1. Keep up with what the market is offering.

Be curious. Stay involved with the market. Our motto is “no closed doors.” Explore what’s coming out and find out how you can best utilise the technologies that you already have in a new way. See if a new technique or process can save time and money. One of our favourite places to learn about new technology is at the LMT Lab Day Chicago annual event due to the variety of exhibitors and lectures with a strong dental lab focus. Additionally, we attend the Chicago Dental Society-Annual Midwinter Meeting to have a look at what is being marketed to the dentists and oral surgeons that are our customers in an effort to keep an eye of what will be expected and asked of us moving forward. Understanding our customers’ evolving needs helps us keep ahead of the game in this rapidly growing market.

2. Consider your use case. 

Ask yourself what your end case is and what you actually want to make. Our lab is technology driven, but also service oriented. We evaluate the fit of technology for the application. For example, we selected the J5 DentaJet for model production for its print capacity, reliability and ease of use. Because one printer is never the be-all, end-all, consider how the new technology fits your needs and how it will aid your production and affect the technicians who will use its output as well as how it much work it is to use.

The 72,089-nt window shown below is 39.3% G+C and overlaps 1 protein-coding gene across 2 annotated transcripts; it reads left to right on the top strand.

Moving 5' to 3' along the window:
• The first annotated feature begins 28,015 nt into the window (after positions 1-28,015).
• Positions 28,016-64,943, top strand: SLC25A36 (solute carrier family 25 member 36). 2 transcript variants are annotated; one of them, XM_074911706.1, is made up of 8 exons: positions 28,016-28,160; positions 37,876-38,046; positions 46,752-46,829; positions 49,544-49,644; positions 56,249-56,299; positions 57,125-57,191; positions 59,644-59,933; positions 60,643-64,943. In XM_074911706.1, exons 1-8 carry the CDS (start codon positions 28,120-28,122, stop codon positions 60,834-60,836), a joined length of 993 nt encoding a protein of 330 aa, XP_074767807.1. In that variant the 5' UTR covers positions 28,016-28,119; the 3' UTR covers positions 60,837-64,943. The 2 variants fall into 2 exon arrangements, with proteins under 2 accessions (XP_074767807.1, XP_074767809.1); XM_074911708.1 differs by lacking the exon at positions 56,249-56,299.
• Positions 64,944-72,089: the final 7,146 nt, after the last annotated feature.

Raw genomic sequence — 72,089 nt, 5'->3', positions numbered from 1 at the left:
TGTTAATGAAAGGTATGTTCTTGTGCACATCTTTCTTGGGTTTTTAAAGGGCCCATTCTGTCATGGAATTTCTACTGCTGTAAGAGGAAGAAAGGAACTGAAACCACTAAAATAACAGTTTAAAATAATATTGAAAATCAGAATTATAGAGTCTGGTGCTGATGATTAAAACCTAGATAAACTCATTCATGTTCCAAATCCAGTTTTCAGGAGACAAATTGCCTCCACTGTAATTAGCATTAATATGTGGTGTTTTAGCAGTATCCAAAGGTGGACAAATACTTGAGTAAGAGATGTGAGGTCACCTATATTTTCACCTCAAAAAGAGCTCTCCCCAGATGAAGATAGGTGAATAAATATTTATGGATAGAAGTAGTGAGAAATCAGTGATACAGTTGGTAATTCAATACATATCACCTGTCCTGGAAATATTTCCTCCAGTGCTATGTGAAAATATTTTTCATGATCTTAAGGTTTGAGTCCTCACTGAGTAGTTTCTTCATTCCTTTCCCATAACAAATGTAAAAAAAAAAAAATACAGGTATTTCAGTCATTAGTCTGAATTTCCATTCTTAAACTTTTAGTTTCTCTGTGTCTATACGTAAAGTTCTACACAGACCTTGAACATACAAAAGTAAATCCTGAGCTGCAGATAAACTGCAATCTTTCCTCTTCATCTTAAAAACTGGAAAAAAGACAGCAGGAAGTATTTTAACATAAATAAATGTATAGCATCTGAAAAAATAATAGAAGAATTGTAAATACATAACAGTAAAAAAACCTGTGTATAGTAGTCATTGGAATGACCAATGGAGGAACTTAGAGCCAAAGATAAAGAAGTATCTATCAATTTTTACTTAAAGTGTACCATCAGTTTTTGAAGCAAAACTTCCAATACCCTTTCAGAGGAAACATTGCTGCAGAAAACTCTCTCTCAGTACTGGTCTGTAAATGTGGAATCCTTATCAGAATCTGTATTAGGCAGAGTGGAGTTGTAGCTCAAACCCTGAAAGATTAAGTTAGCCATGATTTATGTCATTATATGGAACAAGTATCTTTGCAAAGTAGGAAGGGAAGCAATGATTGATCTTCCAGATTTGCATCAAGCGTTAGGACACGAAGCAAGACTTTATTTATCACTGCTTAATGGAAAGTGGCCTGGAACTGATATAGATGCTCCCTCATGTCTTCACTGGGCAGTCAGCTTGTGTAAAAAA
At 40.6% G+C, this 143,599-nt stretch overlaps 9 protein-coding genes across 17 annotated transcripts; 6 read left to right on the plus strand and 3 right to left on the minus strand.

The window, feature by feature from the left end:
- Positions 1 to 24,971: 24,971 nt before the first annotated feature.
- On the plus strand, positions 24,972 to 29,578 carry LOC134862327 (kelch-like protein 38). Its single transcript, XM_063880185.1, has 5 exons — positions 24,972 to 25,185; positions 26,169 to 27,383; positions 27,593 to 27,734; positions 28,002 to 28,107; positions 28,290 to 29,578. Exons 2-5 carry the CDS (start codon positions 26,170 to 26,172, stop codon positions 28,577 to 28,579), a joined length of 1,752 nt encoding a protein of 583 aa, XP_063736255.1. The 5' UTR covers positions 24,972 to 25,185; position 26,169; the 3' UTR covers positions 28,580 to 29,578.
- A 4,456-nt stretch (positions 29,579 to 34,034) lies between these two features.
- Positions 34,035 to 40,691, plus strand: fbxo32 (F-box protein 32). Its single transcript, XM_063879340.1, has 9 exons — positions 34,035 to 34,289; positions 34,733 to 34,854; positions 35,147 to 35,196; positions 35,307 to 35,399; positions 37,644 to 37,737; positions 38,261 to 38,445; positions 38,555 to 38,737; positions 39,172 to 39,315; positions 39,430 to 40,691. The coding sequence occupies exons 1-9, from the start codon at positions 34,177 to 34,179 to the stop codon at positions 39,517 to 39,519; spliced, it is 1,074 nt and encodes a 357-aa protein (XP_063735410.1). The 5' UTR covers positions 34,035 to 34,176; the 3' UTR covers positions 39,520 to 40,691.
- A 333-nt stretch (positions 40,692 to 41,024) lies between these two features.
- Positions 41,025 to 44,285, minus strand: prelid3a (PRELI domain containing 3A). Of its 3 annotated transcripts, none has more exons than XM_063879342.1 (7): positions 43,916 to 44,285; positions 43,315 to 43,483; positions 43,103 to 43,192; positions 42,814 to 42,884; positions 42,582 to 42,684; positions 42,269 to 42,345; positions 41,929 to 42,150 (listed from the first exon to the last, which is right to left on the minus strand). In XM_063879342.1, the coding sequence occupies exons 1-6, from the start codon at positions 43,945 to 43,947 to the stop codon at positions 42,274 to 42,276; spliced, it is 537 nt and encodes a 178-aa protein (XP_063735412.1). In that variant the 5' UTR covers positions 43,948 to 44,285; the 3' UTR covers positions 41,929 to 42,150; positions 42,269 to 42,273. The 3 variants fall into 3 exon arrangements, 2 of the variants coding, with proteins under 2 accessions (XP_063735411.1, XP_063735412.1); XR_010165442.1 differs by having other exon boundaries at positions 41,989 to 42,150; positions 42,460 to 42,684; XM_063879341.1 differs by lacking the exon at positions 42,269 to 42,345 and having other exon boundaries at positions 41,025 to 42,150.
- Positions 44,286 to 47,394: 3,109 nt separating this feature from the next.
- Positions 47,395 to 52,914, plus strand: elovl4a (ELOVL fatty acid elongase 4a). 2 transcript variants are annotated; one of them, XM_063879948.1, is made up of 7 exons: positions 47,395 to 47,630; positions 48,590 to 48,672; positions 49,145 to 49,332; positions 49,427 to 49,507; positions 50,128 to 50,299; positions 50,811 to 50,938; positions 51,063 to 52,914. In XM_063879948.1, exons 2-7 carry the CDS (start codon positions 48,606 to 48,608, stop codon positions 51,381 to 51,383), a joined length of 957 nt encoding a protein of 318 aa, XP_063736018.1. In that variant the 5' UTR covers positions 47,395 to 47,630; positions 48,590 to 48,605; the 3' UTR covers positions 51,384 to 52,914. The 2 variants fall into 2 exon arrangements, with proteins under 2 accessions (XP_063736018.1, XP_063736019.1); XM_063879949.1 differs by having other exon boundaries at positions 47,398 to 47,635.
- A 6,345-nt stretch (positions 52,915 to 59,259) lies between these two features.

3. Look for support.

If a printer goes down and you can’t get support, the printer is useless. Find a partner who will work with you to keep your printer up and running and are able and available to train you to properly maintain the machine. Manufacturers who invest in their technology, continue to innovate, improve their software, or expand their material offering increase potential return on investment. You want to make sure your technology can be depended on to hit deadlines and costs as well as scale with your lab as it grows.